Pat Shurmur went down fighting. Even more appropriately, shadow boxing.
In the last gasp of his team’s season and, presumably, his tenure in Berea, an angry Shurmur ran well onto Heinz Field after a sack of Thad Lewis. He threw some emphatic air punches to protest what he considered a helmet-to-helmet hit on his third-string quarterback.
With the Steelers in victory formation a few minutes later, Lewis shook Shurmur’s hand. Shurmur stopped to congratulate Ben Roethlisberger at midfield, hugged Steelers coach Mike Tomlin and then took a long, solitary walk toward the locker room.
Shurmur still had a job to do Sunday. Sometime today, or soon after, he’ll have legacy. It won’t be much of one after just two seasons, but that’s only partly because he fought a losing battle against a regime change.
In an unforgiving business, he’ll be remembered as a coach who rode into Berea on training wheels and experienced a demolition derby in his first season. He’ll be remembered as a coach who came aboard as Mike Holmgren’s boy — out of a small interview pool — and who will depart as Mike Holmgren’s mistake.
It’s not quite that simple, obviously. He got sucker-punched by an ownership change that greased Holmgren’s departure first and is expected to usher a coaching staff and a GM out of town. That’s no small thing. Still, he didn’t do nearly enough to change minds. And some of that was his failure to ever really look the part.
Sunday he was asked about his future, as any coach with a 9-23 record might, let alone one with new bosses in just about every Berea office.
“I don’t know,” he said before suggesting the media “call your league sources.”
That was Shurmur tilting at one last windmill. He made another snide mention of “league sources” in the postgame interview, a reference to a Plain Dealer story Sunday on the expected clean sweep in Berea. In the same breath, he acknowledged the rumors had floated around since mid-season.
Butch Davis was the last to know Randy Lerner wanted a coaching change. Shurmur’s circumstances alone — on top of his record and his game-day gaffes and inconsistencies over two seasons — should mean he’s a quicker read.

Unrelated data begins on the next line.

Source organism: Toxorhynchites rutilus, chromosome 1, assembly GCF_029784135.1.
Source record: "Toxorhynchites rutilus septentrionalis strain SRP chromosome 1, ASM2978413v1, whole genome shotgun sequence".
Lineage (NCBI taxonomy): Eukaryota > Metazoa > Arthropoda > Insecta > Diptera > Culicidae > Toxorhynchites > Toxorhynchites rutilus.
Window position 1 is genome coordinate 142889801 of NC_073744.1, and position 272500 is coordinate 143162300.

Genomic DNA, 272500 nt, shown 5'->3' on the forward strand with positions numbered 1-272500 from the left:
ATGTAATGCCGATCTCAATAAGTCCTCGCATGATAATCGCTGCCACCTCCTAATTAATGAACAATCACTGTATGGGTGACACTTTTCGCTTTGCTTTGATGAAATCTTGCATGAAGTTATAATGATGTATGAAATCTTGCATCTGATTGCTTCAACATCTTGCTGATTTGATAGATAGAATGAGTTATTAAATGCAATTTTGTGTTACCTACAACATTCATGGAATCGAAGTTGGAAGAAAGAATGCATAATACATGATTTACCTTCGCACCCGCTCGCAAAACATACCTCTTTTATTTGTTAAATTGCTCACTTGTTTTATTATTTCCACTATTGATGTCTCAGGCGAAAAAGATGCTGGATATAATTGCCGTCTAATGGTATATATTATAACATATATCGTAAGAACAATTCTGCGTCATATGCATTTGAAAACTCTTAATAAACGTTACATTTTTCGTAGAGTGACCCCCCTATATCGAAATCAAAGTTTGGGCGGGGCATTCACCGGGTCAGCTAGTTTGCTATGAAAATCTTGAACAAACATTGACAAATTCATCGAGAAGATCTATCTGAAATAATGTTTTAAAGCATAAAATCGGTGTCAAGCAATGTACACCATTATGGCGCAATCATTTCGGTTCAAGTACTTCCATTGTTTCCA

“I have not talked to Jimmy [Haslam] or Joe [Banner] in quite some time,” Shurmur said. “I saw them before the game but we weren’t close enough to speak.”
Shurmur said he didn’t read anything into the relative silence from his bosses over the last few weeks. He didn’t need to. Everybody saw change as inevitable. It’s a credit to him that he kept his focus and his players did the same.
“When new ownership comes in you have no control,” cornerbacl Joe Haden said. “I’ve never been in this position before with a new owner taking over. But whatever he wants to do, I’m behind it 100 percent.”
What everybody can rally around is Haslam’s stated intentions to speed the timetable and to bring accountability. And, hopefully, to never utter a single sentence that ends in “five-year plan.”
Shurmur came in as a coach in training. Holmgren knew about the labor uncertainty the league faced, but hired Shurmur and let him go into his first season without an offensive coordinator. Holmgren’s self-serving lack of urgency was handed down — we know now — from an owner who knew he was going to sell the team and be out from under the pressure to produce a turnaround.
When Shurmur arrived to his second training camp, he had a new owner in a much bigger hurry. The pages started flying off the calendar — old Hollywood movie style — the day Haslam bought the team. That’s a welcome change for a fan base weary of double-digit losing seasons. For an unsuccessful head coach with inexperienced players all around, that’s a mountain climb in flip-flops.
You can’t blame Shurmur for feeling put upon by circumstances or believing he improved in his second season as head coach. He did.
“I’m looking forward to coaching this team next year,” he said. “If not, then what I’m going to do is help coach and help inspire a team to win games in some role. I have kids in college and I have mouths to feed and this is my profession. ... That’s it. That is how simple it is in my mind.”
If the expected happens, Haslam and Banner are simply betting they can do better.
Who can argue?
Bud Shaw is a sports columnist at The Plain Dealer in Cleveland.